Are there any exceptions to this rule?

The prohibition does not apply to static advertising that is:

  • a logo, emblem or product name on a building that is occupied by a person conducting a business that is associated with the supply of liquor;
  • alcohol advertising within a licensed premises or on the exterior of a licensed premises;
  • alcohol advertising on an item of clothing worn by a person;
  • alcohol advertising on a vehicle in transit through an area within 150 metres of a school, travelling to a destination; and
  • alcohol advertising at a sporting ground or racecourse.

A two year transition period applies to advertising displayed under a alcohol advertising contract entered into before 28 March 2018.

I’m not sure if my advertisement is prohibited…

The VCGLR cannot authorise or provide advice regarding whether or not your advertising breaches the Act.

If you have reviewed the information on the VCGLR website and are still unsure of whether your advertising is prohibited, you might wish to consider not advertising until you have obtained independent legal advice.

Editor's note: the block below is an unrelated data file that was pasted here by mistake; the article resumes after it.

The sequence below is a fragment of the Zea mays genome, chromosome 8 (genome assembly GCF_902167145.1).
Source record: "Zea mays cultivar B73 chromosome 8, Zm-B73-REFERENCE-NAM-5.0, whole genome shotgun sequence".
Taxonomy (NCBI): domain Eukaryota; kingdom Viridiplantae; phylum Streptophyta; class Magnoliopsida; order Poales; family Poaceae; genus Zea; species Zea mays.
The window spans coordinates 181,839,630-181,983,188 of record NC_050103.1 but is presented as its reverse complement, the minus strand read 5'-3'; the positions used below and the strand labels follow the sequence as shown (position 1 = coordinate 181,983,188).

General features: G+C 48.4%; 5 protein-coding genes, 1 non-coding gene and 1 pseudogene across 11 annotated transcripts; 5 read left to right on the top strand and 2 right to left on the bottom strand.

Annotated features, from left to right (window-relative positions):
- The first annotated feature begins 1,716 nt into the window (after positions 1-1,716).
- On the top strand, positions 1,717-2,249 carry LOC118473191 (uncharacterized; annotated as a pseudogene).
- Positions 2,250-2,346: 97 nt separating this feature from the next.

A person found to have breached the advertising ban could face a fine of up to 120 penalty units (over $19,000 in 2018-19).

Examples of advertising

The following examples are designed to provide some guidance on the types of advertising that may and may not be lawful.

Situation

The following scenarios take place within 150 metres of a school perimeter

Is it prohibited by the Act?

Why?

An A-frame poster set up on a footpath advertising a ‘$5 wines’ happy hour special

Yes, it is prohibited

The advertising is static advertising and promotes liquor

A moveable footpath barrier that contains the name of a business, where the business name includes words such as ‘wine’ or ‘beer’, etc.

Yes, it is prohibited

The name of the business gives publicity to, or otherwise promotes liquor, and the barrier is a moveable display, therefore, it is prohibited static alcohol advertising

A poster in the interior window of a pub advertising a new cocktail

No, it is not prohibited